Telecommunications

Vaucluse, Sydney: Anti-5G vandals set fire to new Optus telecommunications tower in affluent suburb

A 5G vandal BURNING down the new Optus Tower in one of Sydney’s most exclusive suburbs under cover of night

  • An anti-5G arsonist set fire to an Optus telecommunications tower in the middle of the night
  • The inhabitants of Vaucluse woke up to the blackened debris of the new 5G tower in Vaucluse
  • CCTV footage showed a person walking to and from the pole moments before the fire
  • The installation of 5G had been a point of contention before its installation in May
  • Residents fear the electromagnetic radiation from the box will lead to insomnia










An anti-5G vandal has left a trail of charred remains on an affluent suburban street after setting fire to a brand new Optus telecommunications tower in the middle of the night.

Residents of Vaucluse, Sydney’s eastern suburbs, woke up Monday morning to the smell of petrol and blackened debris at the base of the 5G tower at the corner of Derby Street and Cambridge Avenue.

CCTV footage from a nearby house showed a long-haired pedestrian wearing a beanie walking to and from the tower moments before it burst into flames at 2.32am.

The 5G box had been a point of contention in the area before it was installed in May – amid misinformed concerns the electromagnetic energy emitted from the tower would cause insomnia and anxiety among residents.

CCTV footage captured a pedestrian wearing a beanie walking away from an Optus 5G tower moments before it caught fire

A local circulated a petition against the installation of the tower in March and asked that it be installed in a park instead, away from residential areas.

But the inhabitants of Vaucluse did not imagine that the box was deliberately sabotaged, especially since it brought a vital signal boost to mobile phone users.

‘To me it doesn’t feel like a local’s job,’ one resident told the Sydney Morning Herald.

“I know there was a bit of anxiety about the tower, but I don’t think anyone took it too seriously. I wouldn’t know anyone who would do that because we all enjoy our phone coverage mobile.

A shocked resident reported the charred telephone pole to NSW Police, but police said on Monday they had no record of the call being made.

Optus said there was a service disruption in the Vaucluse area later in the day, but added that no one informed them of the fire.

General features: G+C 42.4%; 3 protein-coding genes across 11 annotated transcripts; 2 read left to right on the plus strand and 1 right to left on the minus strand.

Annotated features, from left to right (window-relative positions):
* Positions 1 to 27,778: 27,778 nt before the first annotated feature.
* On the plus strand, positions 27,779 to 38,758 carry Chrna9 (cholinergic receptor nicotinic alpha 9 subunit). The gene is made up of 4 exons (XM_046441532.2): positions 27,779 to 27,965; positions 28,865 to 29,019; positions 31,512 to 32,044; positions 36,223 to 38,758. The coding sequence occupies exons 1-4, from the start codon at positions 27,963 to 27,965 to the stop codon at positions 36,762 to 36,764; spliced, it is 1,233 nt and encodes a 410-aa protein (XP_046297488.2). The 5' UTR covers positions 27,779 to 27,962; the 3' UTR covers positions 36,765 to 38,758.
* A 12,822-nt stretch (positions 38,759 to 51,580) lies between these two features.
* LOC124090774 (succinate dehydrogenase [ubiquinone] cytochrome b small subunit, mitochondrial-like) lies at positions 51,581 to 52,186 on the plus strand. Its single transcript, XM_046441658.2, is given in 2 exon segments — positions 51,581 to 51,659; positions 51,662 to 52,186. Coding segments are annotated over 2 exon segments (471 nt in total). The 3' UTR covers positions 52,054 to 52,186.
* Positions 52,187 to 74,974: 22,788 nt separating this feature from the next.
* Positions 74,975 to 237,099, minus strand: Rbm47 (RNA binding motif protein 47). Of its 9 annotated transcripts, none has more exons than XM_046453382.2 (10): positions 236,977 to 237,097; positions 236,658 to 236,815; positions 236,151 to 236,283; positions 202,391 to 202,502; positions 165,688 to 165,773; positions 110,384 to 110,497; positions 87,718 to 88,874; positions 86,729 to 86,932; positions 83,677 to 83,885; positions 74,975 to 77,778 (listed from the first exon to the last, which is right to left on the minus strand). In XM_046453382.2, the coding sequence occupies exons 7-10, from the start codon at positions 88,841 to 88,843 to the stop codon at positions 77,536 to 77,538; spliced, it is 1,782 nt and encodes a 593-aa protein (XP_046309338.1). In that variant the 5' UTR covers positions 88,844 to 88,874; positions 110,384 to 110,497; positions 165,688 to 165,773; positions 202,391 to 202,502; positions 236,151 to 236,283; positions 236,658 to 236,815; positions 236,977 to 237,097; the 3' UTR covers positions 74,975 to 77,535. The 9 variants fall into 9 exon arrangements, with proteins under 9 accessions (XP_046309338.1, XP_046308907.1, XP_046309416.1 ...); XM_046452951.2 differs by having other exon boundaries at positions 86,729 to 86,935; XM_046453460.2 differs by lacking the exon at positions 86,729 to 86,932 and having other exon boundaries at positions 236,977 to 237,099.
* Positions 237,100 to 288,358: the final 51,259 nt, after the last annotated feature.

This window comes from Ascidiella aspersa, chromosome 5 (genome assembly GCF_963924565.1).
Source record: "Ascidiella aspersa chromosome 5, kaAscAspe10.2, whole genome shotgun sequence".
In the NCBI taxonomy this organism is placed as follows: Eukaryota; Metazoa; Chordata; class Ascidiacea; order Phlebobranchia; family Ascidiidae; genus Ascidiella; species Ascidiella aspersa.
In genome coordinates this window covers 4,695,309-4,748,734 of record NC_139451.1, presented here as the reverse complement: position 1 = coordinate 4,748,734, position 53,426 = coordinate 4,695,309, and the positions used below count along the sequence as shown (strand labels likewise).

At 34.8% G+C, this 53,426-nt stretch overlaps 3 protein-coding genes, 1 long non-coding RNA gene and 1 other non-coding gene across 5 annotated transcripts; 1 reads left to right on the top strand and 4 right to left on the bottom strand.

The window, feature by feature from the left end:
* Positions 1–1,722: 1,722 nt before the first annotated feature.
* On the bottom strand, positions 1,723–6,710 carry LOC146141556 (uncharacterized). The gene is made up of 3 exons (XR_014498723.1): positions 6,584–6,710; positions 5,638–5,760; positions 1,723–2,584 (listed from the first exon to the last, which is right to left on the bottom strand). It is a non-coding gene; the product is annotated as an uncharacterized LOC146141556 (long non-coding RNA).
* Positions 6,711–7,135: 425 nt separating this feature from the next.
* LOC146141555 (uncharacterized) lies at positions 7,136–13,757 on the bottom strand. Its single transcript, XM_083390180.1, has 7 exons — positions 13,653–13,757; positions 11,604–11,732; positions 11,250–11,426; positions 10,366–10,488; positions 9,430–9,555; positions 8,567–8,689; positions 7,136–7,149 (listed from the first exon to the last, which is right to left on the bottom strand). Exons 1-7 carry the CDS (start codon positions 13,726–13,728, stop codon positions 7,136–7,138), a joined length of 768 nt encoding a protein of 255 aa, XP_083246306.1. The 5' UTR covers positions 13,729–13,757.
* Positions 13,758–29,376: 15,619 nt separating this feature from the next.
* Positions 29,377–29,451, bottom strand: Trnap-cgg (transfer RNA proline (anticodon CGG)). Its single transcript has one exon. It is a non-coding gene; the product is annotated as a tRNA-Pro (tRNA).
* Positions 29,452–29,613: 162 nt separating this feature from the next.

Pictured is the new 5G tower on the corner of a residential street in Vaucluse in Sydney's eastern suburbs.  Residents woke up Monday morning to blackened debris and the smell of gasoline at the tower after it burned down

Pictured is the new 5G tower on the corner of a residential street in Vaucluse in Sydney’s eastern suburbs. Residents woke up Monday morning to blackened debris and the smell of gasoline at the tower after it burned down

5G installations have been repeatedly damaged in Australia, Europe and the United States in recent years as the high-speed mobile network is rolled out across the world.

Last year, more than 300 protesters, including 5G conspiracy theorists, gathered in Parliament in Melbourne to push unsubstantiated claims that the technology is dangerous to humans and can even help spread Covid-19.

Australia’s chief medical officer, Professor Brendan Murphy, said the protest was the result of “a lot of very stupid misinformation”.

Pictured is an Optus 5G tower in Canberra.  5G installations have been repeatedly damaged in Australia, Europe and the United States in recent years

Pictured is an Optus 5G tower in Canberra. 5G installations have been repeatedly damaged in Australia, Europe and the United States in recent years

Pictured is a protester carrying a sign pushing the debunked theory that '5G kills' in Berlin in April 2020

Pictured is a protester carrying a sign pushing the debunked theory that ‘5G kills’ in Berlin in April 2020

“There is absolutely no evidence that 5G does anything in the coronavirus space,” Professor Murphy said.

Experts also say the level of radiation emitted from 5G towers is safe for humans.

Rollout of 5G networks in Australia began in June 2019, with technology using a similar frequency to existing 3G and 4G networks.

The only difference with 5G is that it can run at faster speeds because it uses a higher band.

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